5,080,000 (2015). Total users in all countries: 5,193,250.
1 (National). De facto national language.
SVO; prepositions; noun head final; gender (masculine/feminine/neuter); definite and indefinite articles; passives (active, middle, passive); comparatives; 24 consonants, 12 vowels, 5 diphthongs; 2 pitch contours; stress on first syllable.
Latin script [Latn].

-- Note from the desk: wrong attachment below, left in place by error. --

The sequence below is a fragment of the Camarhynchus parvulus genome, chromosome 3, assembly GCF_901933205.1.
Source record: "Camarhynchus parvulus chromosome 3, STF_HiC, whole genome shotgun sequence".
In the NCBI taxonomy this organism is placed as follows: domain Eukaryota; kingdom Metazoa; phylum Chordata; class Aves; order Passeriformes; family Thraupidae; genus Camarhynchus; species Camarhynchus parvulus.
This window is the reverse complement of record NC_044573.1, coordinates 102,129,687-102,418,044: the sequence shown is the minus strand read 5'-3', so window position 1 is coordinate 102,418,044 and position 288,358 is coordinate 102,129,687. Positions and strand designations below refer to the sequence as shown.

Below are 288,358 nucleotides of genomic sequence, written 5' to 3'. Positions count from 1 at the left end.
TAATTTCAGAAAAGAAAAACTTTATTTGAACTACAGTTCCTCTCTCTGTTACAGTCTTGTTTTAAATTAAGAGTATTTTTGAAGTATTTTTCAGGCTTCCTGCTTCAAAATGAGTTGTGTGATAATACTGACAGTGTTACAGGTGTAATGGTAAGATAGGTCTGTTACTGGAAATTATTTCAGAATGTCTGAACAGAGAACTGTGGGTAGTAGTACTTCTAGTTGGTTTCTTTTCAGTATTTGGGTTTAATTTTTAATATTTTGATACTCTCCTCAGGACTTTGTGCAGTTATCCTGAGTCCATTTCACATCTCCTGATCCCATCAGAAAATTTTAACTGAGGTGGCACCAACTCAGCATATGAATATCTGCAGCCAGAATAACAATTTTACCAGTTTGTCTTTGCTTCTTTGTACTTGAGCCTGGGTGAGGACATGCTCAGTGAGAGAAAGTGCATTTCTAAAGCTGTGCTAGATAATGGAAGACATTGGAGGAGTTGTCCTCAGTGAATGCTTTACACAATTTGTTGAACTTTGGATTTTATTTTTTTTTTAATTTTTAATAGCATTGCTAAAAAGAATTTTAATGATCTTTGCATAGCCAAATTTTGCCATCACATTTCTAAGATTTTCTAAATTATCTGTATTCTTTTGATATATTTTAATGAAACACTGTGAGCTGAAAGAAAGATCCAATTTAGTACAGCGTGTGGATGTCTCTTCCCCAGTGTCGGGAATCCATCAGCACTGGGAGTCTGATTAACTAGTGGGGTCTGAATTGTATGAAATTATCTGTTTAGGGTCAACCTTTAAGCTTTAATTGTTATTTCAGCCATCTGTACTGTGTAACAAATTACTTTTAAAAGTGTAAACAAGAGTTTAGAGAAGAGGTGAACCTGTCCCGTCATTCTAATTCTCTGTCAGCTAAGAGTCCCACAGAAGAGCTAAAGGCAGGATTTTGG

Norwegian has 2 written standards, both of which are assigned codes in the ISO 639-3 standard: Bokmål Norwegian (nob) and Nynorsk Norwegian (nno). Bokmål differs from Nynorsk in numerous details in the lexicon, morphosyntax and the use of diphthongs versus single vowels. These written norms have neither a precise geographical delineation nor a direct correspondence with spoken dialects, although Nynorsk is closer to the western dialects and is more in use in western Norway. The written norms are grammatically and lexically very similar. Nynorsk, used by a minority of Norwegians, can be classified as West Scandinavian; Bokmål, the written standard of the majority of the population, tends towards East Scandinavian. Thus, Norwegian draws lexicon and syntax from both West Scandinavian and East Scandinavian speech varieties.